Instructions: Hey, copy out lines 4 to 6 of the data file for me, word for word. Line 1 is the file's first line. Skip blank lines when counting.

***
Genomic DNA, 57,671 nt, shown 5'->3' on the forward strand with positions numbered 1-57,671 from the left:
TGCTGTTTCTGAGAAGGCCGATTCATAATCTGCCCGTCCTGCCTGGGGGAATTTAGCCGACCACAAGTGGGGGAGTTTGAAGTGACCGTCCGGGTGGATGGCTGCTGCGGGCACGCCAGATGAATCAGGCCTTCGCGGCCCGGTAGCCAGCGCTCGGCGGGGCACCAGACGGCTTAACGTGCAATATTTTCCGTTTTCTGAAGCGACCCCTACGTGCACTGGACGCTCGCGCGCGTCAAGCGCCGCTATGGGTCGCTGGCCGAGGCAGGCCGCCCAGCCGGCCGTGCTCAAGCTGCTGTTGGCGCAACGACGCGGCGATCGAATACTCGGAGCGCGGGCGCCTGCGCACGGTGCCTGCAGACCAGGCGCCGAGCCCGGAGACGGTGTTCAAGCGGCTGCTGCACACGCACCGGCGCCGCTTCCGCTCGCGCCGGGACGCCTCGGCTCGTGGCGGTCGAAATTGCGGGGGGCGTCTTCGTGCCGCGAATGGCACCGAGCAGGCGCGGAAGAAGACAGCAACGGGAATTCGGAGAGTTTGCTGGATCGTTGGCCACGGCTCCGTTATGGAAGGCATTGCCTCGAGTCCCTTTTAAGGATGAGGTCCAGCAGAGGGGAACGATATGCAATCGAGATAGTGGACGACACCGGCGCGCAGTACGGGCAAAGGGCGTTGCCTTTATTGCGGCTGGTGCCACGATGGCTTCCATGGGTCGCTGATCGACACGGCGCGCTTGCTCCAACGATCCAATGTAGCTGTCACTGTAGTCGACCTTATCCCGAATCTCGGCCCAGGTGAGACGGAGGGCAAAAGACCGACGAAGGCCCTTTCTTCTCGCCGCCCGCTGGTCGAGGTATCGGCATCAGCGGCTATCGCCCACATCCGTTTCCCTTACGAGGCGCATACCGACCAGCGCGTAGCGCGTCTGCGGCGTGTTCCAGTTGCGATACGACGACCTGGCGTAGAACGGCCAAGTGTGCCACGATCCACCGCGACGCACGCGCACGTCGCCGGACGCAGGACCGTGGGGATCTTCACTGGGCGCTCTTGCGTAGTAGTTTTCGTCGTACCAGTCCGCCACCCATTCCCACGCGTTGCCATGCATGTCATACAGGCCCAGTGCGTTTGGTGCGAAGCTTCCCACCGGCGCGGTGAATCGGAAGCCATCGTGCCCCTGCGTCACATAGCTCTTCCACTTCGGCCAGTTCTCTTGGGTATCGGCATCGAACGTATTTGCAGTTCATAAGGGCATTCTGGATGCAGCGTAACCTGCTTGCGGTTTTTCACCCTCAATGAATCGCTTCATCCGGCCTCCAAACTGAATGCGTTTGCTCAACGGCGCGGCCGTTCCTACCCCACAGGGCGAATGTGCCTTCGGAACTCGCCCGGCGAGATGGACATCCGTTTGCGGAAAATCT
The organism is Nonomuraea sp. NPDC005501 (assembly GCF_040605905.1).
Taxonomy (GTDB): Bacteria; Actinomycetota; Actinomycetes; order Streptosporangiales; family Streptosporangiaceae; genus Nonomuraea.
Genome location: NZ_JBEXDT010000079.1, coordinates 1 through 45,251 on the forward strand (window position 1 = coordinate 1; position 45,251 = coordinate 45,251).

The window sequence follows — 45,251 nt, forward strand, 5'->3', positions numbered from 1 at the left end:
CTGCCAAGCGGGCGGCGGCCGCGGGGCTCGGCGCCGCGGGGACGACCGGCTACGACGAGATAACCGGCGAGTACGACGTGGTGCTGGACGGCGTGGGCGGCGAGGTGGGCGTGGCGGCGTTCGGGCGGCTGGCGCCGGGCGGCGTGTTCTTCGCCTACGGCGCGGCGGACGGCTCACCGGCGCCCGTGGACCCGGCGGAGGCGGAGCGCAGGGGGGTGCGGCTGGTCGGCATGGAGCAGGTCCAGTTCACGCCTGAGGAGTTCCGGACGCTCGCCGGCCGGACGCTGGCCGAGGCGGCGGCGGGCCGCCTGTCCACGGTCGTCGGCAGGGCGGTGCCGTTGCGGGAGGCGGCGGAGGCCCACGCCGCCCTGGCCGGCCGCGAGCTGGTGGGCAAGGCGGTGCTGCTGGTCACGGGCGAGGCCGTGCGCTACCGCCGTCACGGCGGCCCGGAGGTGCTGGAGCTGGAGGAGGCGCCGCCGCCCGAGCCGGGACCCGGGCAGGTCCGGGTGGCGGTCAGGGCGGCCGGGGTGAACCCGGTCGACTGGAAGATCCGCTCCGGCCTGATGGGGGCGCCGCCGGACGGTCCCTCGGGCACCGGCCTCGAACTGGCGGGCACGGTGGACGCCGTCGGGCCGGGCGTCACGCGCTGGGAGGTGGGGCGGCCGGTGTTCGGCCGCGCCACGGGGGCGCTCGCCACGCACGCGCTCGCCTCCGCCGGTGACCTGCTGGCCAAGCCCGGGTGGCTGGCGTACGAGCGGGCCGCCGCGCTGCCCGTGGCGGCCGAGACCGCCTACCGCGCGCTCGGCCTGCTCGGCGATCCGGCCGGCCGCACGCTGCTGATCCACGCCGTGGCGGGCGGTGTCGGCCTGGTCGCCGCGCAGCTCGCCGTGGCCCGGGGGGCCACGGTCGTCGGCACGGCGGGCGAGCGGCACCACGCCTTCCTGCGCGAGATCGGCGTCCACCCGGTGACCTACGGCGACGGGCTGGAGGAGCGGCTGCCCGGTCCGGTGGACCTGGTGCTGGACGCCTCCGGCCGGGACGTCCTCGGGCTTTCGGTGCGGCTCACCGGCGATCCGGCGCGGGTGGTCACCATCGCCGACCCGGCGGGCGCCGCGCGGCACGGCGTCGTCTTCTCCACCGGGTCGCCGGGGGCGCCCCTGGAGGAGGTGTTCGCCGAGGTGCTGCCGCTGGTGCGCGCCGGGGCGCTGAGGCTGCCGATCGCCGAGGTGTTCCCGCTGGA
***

Taxonomy (GTDB): Bacteria; Actinomycetota; Actinomycetes; order Streptosporangiales; family Streptosporangiaceae; genus Nonomuraea.
Genome location: NZ_JBEXDT010000079.1, coordinates 1 through 45,251 on the forward strand (window position 1 = coordinate 1; position 45,251 = coordinate 45,251).

The window sequence follows — 45,251 nt, forward strand, 5'->3', positions numbered from 1 at the left end: